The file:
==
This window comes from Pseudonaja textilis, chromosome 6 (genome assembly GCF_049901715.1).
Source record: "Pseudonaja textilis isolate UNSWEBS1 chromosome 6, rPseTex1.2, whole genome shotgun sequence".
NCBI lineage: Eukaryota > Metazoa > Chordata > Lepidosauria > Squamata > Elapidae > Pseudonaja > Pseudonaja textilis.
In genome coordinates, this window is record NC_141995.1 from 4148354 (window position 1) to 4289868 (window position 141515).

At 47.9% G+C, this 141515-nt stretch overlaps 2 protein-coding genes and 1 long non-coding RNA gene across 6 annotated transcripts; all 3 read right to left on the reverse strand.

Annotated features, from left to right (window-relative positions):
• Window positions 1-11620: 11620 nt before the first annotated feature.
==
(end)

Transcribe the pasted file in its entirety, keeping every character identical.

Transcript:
This window comes from Pseudonaja textilis, chromosome 6 (genome assembly GCF_049901715.1).
Source record: "Pseudonaja textilis isolate UNSWEBS1 chromosome 6, rPseTex1.2, whole genome shotgun sequence".
NCBI lineage: Eukaryota > Metazoa > Chordata > Lepidosauria > Squamata > Elapidae > Pseudonaja > Pseudonaja textilis.
In genome coordinates, this window is record NC_141995.1 from 4148354 (window position 1) to 4289868 (window position 141515).

At 47.9% G+C, this 141515-nt stretch overlaps 2 protein-coding genes and 1 long non-coding RNA gene across 6 annotated transcripts; all 3 read right to left on the reverse strand.

Annotated features, from left to right (window-relative positions):
• Window positions 1-11620: 11620 nt before the first annotated feature.